Tuesday, May 30, 2017

Rodent Control

From the City of Dearborn website:

Rodents are a fact of life but we can reduce their numbers by working together. Dearborn is one of the only cities in Michigan with its own extensive rodent control program to combat rat populations. The success of our program is dependent upon your cooperation. You can help keep rodents away from your home by depriving them of shelter and food. Follow these simple guidelines:

Keep your entire premises clean. Seal garbage in tightly covered metal or heavy rubberized containers; don't use containers like bags or boxes. All garbage should be bagged before it is placed in the sealed containers. Drain and wrap food waste before putting it into can. Keep cans at least 18 inches off the ground and keep can area clean.

Store foodstuffs in rat-proof rooms and containers. Don't store food in the garage or outside. Clean up any spilled food immediately. Don't leave out uneaten pet food. Clean dog droppings up daily. Don't put bird seed on the ground; rodents will get it first. If you use a bird feeder, the area under and around it must be kept free of seeds and hulls.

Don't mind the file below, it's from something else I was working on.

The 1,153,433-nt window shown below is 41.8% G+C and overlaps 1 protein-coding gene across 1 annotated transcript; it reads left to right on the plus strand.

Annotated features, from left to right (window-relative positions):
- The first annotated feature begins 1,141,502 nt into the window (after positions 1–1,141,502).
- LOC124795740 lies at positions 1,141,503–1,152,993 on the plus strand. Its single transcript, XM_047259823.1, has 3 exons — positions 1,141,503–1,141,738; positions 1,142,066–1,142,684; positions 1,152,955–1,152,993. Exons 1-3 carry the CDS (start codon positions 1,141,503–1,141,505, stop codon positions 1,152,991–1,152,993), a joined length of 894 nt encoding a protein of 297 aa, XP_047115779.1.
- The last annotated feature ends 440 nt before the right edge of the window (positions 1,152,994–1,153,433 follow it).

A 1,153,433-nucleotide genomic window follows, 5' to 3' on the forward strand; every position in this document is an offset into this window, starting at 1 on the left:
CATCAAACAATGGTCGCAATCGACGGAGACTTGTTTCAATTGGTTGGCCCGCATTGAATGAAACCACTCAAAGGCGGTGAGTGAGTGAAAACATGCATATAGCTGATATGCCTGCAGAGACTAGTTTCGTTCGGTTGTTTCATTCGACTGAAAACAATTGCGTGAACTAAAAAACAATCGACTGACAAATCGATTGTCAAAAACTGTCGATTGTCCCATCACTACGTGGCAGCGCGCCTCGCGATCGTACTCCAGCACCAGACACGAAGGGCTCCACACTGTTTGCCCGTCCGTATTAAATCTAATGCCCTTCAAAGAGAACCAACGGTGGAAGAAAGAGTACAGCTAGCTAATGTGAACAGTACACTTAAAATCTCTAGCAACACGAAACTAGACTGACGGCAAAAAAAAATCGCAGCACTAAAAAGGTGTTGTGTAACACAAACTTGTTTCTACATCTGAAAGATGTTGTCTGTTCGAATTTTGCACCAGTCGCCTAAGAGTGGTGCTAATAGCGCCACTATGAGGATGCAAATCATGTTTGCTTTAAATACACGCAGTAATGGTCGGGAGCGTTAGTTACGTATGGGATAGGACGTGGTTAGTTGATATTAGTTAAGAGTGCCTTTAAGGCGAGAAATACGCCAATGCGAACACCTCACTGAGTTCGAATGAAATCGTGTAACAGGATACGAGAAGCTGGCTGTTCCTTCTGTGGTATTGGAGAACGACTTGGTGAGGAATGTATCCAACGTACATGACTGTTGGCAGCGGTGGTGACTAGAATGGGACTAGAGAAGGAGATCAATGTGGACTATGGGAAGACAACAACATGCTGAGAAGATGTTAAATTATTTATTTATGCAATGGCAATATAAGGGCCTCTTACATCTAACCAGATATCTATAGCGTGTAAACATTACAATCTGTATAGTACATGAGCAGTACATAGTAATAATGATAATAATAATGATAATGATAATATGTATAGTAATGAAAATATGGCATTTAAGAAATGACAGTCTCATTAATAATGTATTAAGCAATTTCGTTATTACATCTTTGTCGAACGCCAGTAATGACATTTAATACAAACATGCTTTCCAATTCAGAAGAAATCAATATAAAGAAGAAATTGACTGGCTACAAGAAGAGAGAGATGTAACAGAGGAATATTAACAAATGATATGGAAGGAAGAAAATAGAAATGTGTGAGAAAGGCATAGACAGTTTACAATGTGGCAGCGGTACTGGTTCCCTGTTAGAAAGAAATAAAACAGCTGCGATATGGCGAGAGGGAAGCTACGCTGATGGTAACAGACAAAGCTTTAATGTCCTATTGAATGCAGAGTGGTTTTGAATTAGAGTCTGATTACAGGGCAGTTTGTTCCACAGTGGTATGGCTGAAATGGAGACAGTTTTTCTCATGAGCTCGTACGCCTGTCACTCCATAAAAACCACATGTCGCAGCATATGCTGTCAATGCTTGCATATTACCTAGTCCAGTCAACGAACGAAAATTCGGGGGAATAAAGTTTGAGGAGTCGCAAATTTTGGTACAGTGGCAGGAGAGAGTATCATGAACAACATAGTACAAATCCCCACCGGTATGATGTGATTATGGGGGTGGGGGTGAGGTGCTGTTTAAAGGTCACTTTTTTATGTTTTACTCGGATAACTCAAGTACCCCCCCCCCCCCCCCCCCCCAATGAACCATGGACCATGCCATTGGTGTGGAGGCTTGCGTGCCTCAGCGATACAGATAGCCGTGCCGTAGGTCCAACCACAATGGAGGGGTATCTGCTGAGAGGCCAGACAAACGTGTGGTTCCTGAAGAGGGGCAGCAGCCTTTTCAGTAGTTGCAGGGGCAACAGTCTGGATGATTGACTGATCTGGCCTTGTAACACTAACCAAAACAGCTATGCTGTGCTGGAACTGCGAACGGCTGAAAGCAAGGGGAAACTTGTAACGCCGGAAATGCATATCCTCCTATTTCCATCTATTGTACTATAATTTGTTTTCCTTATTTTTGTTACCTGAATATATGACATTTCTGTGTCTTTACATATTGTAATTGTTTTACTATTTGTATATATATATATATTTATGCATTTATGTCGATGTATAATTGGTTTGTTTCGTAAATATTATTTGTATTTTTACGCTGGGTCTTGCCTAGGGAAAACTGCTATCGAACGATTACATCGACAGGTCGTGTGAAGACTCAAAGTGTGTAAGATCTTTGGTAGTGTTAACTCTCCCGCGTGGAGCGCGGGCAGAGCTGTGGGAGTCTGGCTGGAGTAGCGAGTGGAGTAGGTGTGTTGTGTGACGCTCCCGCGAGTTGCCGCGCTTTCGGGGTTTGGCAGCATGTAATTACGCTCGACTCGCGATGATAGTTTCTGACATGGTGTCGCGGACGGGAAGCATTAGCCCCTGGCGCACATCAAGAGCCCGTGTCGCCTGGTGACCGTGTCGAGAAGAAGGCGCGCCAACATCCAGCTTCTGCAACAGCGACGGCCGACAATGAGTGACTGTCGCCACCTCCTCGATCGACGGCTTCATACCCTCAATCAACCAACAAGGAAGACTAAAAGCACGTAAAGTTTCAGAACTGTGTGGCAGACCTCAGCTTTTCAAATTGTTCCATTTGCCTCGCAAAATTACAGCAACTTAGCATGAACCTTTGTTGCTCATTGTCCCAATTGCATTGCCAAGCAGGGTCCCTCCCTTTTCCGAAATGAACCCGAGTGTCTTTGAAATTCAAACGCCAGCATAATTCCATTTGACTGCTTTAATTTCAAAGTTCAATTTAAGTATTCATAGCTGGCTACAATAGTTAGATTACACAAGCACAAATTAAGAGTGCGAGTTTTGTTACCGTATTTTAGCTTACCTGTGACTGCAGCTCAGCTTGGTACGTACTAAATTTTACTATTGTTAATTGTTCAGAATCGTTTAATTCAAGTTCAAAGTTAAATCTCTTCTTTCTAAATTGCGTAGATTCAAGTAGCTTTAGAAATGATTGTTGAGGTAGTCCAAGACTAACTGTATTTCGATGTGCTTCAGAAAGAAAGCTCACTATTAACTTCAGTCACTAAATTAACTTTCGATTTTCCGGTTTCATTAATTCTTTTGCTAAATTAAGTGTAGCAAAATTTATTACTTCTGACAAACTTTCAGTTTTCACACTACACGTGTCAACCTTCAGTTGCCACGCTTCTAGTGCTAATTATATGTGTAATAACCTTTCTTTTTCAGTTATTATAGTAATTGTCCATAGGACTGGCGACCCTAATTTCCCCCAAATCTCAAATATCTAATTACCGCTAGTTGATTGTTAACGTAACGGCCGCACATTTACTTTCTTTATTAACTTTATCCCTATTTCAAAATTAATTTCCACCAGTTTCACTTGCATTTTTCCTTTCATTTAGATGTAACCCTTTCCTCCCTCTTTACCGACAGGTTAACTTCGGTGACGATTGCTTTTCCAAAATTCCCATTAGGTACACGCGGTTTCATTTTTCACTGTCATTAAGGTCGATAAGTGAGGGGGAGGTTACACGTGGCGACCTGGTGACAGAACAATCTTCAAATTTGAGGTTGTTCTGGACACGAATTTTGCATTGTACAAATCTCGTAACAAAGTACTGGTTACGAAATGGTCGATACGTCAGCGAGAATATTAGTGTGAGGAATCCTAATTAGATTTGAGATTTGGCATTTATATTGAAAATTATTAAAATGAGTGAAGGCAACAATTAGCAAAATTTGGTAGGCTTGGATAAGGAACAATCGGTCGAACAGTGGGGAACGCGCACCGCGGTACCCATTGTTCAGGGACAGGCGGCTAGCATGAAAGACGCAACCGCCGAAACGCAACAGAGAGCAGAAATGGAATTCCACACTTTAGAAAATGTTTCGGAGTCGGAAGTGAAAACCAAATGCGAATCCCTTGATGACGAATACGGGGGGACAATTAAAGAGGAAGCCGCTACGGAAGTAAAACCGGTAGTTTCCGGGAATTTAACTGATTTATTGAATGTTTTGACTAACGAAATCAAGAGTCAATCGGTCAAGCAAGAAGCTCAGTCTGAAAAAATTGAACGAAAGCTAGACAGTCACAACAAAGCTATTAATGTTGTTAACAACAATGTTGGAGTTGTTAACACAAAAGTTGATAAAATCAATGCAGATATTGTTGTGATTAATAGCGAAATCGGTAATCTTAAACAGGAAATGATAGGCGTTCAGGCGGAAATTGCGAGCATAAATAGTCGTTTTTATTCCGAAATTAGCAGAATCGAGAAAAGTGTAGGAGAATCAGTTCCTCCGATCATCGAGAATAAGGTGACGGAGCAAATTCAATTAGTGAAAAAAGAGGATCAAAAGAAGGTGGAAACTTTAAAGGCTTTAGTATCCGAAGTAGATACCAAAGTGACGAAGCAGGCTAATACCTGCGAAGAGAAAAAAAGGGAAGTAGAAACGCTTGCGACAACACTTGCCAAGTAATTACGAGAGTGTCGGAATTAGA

Seal cracks or breaks in your foundation and repair holes in floor around pipes, screen doors, windows, vents and other openings into your home to prevent rodents from entering. Outside steps should be made out of concrete/masonry. Keep the space beneath wooden steps clean.

Keep all material stored in the basement, garage or outside at least 18" off the floor. Set furniture and appliances flush with the wall or far enough away so that the space between them and the wall can be easily cleaned. Keep all areas clean

The Facts About Rats
  • Rats are excellent swimmers, and can swim up to a half-mile in open water or travel through sewer lines against substantial currents, and can tread water for up to three days.
  • Rats can climb effectively, jump up to three feet in the air from a standing position or drop from heights of up to 50 feet without injury.
  • Rats can gnaw through a variety of materials, including lead sheeting, cinderblock, aluminum siding, glass and improperly cured concrete.
  • Rats can squeeze through very small openings: as small as a ½ inch!
  • Weather determines the activity of rodents. Mild weather means more breeding. A Norway rat can produce up to seven litters per year with up to twelve young per litter.
  • Dry weather will cause storm drains and creeks to dry out, driving rodents to seek water in swimming pools, birdbaths and outdoor pet water bowls.
  • Rats almost always leave signs that can lead to their discovery. The top signs to look for are:
    • droppings or feces
    • tracks
    • chewing marks or gnaw marks around the bottom of doors, windows, in walls, floors, along wooden fences, boxes, crates and food packaging
    • burrows
    • Marks of pathways
    • grease marks or rub marks
    • urine stains (which can be discovered with a blacklight)
    • live or dead rodents
    • rodent sounds
    • rodent odors